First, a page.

On the civilian side, we have been starkly reminded in Kosovo and East Timor how difficult it is to recruit qualified personnel for missions.Where do we find police officers quickly, or judges, or people to run correctional institutions-to focus only on law enforcement needs? A more systematic approach is necessary here as well.

To bring greater clarity to where we stand and how we can hope to progress with regard to United Nations peace operations, I have established a high-level panel, which will review all aspects of peace operations, from the doctrinal to the logistical. It will suggest ways forward that are acceptable politically and make sense operationally.

I expect that the panel's report will be completed in time to enable the Millennium Assembly to consider its recommendations.

Targeting sanctions

During the 1990s, the United Nations established more sanctions regimes than ever before. Sanctions, an integral element of the collective security provisions of the Charter, offer the Security Council an important instrument to enforce its decisions, situated on a continuum between mere verbal condemnation and recourse to armed force.They include arms embargoes, the imposition of trade and financial restrictions, interruptions of relations by air and sea, and diplomatic isolation.

Sanctions have had an uneven track record in inducing compliance with Security Council resolutions. In some cases, little if any effort has gone into monitoring and enforcing them. In many cases, neighbouring countries that bear much of the loss from ensuring compliance have not been helped by the rest of the international community and, as a result, have allowed sanctions to become porous.

When robust and comprehensive economic sanctions are directed against authoritarian regimes, a different problem is encountered.Then it is usually the people who suffer, not the political elites whose behaviour triggered the sanctions in the first place. Indeed, those in power, perversely, often benefit from such sanctions by their ability to control and profit from black market activity, and by exploiting them as a pretext for eliminating domestic sources of political opposition.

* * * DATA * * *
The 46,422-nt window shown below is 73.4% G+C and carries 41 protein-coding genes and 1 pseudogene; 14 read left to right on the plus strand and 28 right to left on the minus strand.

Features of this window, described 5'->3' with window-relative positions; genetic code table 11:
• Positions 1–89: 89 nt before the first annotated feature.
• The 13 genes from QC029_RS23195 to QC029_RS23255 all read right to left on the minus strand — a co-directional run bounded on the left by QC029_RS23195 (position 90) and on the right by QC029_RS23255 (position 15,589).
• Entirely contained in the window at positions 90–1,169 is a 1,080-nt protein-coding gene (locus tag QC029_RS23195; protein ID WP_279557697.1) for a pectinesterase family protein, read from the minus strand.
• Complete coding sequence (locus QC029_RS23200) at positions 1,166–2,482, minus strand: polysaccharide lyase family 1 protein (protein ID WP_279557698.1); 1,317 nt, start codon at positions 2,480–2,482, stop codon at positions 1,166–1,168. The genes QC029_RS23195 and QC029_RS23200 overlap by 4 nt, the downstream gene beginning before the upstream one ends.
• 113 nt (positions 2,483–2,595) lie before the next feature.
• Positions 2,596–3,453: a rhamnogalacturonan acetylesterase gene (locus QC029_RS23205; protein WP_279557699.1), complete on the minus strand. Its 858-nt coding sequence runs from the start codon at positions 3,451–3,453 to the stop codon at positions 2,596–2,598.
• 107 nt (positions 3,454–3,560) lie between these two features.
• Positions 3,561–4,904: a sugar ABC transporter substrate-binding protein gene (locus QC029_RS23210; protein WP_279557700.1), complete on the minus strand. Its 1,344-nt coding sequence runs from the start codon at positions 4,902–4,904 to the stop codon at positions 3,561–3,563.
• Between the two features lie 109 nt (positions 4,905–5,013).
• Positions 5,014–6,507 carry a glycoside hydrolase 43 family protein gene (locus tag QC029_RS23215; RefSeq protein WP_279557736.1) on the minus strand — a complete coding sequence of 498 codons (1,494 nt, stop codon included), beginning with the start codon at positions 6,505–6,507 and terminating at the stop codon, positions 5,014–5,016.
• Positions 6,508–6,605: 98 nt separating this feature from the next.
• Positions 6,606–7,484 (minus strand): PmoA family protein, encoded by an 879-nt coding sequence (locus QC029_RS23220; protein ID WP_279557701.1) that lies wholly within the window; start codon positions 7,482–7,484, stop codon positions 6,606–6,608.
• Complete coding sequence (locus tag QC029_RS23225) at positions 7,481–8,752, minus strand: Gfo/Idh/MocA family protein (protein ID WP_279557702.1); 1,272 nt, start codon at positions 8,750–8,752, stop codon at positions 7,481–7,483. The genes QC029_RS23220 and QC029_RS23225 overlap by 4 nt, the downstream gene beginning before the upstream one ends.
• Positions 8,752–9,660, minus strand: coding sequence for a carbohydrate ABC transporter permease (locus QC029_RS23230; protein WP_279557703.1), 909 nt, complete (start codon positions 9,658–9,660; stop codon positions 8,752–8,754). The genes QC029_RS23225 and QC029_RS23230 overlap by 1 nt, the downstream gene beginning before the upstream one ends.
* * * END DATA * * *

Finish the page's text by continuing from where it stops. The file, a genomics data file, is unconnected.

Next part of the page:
Because economic sanctions have proved to be such a blunt and even counter-productive instrument, a number of governments, and numerous civil society organizations and think tanks around the world, have explored ways to make them smarter by better targeting them. Switzerland has led an effort to design instruments of targeted financial sanctions, including drafting model national legislation required to implement them, and Germany is supporting work on how to make arms embargoes and other forms of targeted boycotts more effective.The United Kingdom of Great Britain and Northern Ireland and Canada have also contributed to the debate on how to target sanctions more effectively.

These efforts are now sufficiently well advanced to merit serious consideration by Member States. I invite the Security Council, in particular, to bear them in mind when designing and applying sanctions regimes.

Pursuing arms reductions

The post-cold-war era has seen both gains and setbacks in the realm of disarmament. On the positive side, the Ottawa Convention banning landmines and the Chemical Weapons Convention have both entered into force.The Comprehensive Nuclear-Test-Ban Treaty has been concluded, nuclear safeguards have been strengthened and nuclear-weapon-free zones now embrace all of the southern hemisphere. Nuclear weapons numbers have almost halved since 1982, and world military expenditures declined by some 30 per cent between 1990 and 1998 (see figures 8 and 9).